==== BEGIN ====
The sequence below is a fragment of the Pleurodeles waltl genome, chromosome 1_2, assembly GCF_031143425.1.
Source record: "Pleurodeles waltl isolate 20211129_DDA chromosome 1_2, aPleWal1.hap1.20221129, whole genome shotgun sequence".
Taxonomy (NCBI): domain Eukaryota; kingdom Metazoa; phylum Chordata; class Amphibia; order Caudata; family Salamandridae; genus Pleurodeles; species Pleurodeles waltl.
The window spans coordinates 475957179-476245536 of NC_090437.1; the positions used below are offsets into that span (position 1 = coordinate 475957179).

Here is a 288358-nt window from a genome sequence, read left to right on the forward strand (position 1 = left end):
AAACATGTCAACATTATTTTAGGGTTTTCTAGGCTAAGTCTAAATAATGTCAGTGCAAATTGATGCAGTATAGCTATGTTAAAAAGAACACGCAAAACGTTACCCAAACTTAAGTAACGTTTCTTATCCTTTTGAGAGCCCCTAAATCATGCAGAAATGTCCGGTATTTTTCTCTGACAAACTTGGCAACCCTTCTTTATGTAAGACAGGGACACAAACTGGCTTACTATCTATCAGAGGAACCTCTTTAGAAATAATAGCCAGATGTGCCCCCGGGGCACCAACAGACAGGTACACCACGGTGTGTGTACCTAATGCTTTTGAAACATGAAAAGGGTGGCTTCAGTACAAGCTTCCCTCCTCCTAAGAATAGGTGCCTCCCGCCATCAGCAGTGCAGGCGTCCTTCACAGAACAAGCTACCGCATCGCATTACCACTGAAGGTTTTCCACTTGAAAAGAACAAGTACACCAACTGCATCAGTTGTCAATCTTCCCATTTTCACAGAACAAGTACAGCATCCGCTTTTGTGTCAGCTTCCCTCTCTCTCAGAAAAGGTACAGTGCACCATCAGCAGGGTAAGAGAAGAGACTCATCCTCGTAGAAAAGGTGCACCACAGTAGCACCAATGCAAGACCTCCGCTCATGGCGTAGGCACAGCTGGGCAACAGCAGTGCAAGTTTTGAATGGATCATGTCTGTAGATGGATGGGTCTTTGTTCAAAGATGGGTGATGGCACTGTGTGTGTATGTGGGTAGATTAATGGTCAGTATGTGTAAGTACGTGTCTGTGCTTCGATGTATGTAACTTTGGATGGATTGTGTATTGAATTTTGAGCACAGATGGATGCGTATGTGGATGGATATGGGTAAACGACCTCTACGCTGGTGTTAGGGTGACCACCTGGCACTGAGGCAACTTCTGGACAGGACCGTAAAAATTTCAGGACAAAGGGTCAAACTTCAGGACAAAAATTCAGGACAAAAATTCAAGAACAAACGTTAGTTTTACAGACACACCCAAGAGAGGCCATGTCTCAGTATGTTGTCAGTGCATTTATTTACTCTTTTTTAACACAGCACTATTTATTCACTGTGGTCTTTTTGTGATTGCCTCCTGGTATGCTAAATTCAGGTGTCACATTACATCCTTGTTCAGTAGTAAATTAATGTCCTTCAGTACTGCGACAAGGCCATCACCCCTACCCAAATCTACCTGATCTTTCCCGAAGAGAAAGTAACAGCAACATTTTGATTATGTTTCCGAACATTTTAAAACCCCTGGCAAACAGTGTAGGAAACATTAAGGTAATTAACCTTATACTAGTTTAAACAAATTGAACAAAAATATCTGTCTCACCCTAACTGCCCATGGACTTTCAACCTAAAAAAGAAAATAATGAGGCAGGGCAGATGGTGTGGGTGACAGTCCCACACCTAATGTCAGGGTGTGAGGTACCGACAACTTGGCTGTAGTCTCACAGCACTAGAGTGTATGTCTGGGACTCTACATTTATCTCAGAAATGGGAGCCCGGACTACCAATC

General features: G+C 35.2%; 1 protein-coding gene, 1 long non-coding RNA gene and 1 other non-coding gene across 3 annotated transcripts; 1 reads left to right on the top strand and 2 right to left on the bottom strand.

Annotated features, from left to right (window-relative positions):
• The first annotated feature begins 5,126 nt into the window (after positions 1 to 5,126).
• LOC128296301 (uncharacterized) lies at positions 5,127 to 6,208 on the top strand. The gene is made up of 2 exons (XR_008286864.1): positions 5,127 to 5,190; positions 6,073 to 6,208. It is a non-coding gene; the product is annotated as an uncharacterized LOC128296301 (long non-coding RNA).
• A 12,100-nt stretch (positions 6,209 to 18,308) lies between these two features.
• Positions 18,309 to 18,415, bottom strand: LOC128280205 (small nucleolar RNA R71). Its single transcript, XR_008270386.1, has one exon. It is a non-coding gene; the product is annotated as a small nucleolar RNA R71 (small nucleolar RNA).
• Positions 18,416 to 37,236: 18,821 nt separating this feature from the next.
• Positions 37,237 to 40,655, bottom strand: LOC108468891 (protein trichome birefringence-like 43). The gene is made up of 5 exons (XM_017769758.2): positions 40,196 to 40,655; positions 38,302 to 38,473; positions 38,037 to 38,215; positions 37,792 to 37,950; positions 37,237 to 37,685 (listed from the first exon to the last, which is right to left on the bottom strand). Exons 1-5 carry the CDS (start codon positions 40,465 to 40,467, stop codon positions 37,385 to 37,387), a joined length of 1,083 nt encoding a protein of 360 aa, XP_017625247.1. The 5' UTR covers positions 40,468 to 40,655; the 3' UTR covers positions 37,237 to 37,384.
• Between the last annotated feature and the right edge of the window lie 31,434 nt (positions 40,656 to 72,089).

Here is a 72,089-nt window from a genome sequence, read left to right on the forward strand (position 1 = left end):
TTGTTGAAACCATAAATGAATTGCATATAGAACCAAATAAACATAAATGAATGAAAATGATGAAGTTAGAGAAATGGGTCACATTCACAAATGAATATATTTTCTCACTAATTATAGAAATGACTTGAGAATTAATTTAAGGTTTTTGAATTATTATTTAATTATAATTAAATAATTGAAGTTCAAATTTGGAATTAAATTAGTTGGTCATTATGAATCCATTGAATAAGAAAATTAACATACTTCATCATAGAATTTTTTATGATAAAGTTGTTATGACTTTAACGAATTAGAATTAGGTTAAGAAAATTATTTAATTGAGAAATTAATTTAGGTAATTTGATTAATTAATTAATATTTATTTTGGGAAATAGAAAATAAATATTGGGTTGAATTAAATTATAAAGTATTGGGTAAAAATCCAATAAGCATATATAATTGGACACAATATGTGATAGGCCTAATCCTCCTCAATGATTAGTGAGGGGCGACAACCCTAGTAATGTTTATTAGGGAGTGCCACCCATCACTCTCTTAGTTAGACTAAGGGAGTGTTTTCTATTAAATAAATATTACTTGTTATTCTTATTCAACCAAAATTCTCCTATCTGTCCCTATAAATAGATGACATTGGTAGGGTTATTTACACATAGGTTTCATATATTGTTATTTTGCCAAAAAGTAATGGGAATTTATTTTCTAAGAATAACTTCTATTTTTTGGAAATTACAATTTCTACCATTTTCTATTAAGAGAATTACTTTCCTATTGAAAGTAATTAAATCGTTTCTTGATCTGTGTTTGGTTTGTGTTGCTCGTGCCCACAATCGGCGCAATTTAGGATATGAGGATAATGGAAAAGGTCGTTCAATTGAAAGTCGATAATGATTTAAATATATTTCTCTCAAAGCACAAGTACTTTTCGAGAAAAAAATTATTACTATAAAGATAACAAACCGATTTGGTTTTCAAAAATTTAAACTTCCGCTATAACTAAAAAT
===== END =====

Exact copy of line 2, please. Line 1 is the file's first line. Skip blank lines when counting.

Source record: "Pleurodeles waltl isolate 20211129_DDA chromosome 1_2, aPleWal1.hap1.20221129, whole genome shotgun sequence".